Perhaps those same designs in a rough and ready way could be made available to people in Asia so that when they build a simple house, they can make a survivable home, one that has a lighter roof that won't crush all beneath it.

I was mentioning that the UK doesn’t suffer from Hurricanes but what it is prone too is flood and whether you live on the East Coast (which is slowly sinking) or like me, right now, Portsmouth, it is entirely at sea-level with no defences at all, not one sea wall. If the North Sea rises just a few inches, many historic cities in the UK will go with it, Portsmouth first. Liverpool, Hull, Boston, will go, even London, the Thames barrier notwithstanding. So I am just as guilty for buying blind here, trusting to fate that I won’t end up living on the first floor watching fish swim around my living room.

Disaster strikes when you least expect it. I have lived through an earthquake in Cape Town over thirty years ago. That day all that happened to our house was the windows fell out and the whole garden moved next door (into their swimming pool Ha!). Fifty miles away in Ceres a whole town was demolished killing many occupants. Bad luck for them but good luck for the city. Had it struck Cape Town hundreds of thousands might have perished. In Northern Pakistan and Kashmir they say the lucky ones survived the quake, but that remains to be seen. There is a world wide shortage of winter tents. They need 500,000 winter tents right now and getting them to the remote regions will be hard. They need blankets, food for three million people who are currently living in the open as the cold weather approaches. Three million who suddenly have no crops stored, no jobs, no income, no infrastructure and by the looks of it, little leadership. That’s a real disaster on a biblical scale. This is no time for compassion fatigue – no time to worry about why they have squandered their money on arms and bombs and give help in many ways to help these people get through the next nine months. It will be hard.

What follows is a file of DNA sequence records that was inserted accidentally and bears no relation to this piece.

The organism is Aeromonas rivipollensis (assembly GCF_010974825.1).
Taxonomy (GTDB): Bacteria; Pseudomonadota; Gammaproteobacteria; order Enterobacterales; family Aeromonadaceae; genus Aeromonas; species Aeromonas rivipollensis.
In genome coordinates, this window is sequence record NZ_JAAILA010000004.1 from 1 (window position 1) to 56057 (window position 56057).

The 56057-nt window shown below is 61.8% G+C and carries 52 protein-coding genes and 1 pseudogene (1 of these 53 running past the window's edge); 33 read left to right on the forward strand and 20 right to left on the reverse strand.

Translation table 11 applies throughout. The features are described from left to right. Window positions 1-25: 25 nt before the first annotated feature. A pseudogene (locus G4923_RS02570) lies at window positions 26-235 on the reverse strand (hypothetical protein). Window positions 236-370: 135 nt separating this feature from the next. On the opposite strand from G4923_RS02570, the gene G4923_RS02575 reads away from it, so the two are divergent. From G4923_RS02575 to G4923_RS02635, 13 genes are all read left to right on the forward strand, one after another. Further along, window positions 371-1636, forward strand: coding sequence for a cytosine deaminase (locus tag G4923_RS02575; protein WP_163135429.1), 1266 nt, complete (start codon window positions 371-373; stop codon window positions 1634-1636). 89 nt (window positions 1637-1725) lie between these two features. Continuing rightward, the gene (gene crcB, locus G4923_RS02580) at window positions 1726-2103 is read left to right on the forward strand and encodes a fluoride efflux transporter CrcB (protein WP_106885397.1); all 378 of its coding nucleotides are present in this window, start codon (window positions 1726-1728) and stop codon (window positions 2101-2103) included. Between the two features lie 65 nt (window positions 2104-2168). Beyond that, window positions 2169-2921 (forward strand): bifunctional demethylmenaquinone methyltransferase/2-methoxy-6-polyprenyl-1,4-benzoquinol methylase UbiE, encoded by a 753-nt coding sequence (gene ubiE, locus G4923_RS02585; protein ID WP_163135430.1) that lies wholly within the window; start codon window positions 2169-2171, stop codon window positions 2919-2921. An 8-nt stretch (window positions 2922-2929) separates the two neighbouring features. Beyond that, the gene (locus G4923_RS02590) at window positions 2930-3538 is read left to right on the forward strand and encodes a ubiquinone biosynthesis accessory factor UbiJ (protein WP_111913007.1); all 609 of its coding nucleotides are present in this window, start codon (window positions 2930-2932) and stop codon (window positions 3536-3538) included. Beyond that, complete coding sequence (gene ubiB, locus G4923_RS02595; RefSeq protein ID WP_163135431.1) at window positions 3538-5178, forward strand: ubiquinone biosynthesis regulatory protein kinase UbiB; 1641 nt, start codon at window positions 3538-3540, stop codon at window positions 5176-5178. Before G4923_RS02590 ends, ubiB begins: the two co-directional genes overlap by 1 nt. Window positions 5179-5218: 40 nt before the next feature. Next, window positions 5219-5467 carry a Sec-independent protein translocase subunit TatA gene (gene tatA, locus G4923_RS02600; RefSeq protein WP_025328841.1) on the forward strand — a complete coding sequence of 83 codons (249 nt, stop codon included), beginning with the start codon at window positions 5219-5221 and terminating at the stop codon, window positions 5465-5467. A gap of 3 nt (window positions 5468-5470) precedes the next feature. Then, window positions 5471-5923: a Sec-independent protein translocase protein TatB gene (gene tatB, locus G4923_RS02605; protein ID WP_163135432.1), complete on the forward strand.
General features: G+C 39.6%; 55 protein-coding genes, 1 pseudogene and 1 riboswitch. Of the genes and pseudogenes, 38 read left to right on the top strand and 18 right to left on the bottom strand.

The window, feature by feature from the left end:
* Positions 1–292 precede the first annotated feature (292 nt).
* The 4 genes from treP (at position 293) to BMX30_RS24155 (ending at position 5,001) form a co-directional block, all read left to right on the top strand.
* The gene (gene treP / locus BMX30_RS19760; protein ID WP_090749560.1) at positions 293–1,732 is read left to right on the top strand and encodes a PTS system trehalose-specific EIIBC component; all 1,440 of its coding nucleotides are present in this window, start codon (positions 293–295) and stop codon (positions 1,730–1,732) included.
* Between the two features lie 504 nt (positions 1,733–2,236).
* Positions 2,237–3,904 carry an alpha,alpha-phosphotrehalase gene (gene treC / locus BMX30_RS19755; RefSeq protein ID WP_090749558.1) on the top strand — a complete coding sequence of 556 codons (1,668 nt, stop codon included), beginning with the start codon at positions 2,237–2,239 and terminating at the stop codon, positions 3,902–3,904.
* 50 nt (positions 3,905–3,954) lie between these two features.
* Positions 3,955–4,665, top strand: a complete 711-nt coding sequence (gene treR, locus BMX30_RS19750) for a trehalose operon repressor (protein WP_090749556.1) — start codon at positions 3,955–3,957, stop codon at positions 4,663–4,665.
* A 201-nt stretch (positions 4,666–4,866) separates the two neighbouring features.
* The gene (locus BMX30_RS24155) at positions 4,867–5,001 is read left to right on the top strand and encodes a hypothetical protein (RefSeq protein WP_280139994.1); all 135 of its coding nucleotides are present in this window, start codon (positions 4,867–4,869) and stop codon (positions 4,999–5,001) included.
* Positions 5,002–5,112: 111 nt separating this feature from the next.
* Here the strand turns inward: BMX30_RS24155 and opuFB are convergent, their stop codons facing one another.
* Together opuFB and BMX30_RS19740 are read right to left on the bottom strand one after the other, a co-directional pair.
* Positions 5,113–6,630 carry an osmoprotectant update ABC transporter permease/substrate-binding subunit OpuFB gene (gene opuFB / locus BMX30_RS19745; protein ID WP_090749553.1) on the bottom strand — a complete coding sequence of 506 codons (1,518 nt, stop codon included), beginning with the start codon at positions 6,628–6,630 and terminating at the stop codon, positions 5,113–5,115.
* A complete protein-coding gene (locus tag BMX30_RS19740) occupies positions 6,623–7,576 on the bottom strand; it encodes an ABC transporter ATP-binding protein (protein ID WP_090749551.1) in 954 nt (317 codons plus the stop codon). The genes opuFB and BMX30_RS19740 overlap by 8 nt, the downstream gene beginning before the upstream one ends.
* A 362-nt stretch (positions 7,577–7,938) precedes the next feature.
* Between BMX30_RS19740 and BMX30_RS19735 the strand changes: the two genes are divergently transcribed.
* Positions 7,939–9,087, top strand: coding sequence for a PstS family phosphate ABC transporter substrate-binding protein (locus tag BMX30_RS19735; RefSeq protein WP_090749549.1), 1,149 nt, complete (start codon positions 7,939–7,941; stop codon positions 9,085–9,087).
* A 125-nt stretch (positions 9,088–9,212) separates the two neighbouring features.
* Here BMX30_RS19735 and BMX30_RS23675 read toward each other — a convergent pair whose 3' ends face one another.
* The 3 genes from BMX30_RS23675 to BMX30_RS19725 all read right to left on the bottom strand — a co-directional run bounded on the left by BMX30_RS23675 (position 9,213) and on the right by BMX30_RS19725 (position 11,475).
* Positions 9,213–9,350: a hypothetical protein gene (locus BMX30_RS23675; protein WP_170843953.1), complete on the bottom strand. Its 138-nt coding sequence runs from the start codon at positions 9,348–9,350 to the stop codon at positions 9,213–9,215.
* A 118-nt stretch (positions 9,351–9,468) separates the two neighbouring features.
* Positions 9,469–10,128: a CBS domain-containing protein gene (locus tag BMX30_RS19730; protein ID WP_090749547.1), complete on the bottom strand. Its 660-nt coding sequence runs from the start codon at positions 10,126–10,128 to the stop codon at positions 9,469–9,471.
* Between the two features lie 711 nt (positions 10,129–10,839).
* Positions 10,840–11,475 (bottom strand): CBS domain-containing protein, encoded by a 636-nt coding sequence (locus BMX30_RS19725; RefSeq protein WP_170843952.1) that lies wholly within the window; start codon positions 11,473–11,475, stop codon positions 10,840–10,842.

You might even want to think about those gifts you were going to buy for Christmas. Could be that you send money to the Red Cross and a little card to your friends and loved ones instead of a gift that tells them where your money has gone. The only people who will suffer if you don’t consume this Christmas will be the Chinese who made the gee-gaws and they will learn a good lesson in economics. (After all if they are so keen to embrace capitalism might as well give them a Recession 101 lesson to remember).
To give go here: You will feel a lot better for it.
*You can give to the Pakistani Earthquake Relief effort here

© Sam North Oct 19th 2005
Sam North is the author of 'Diamonds - The Rush of '72'
Available from 'a terrific piece of storytelling' Historical Novel Society Review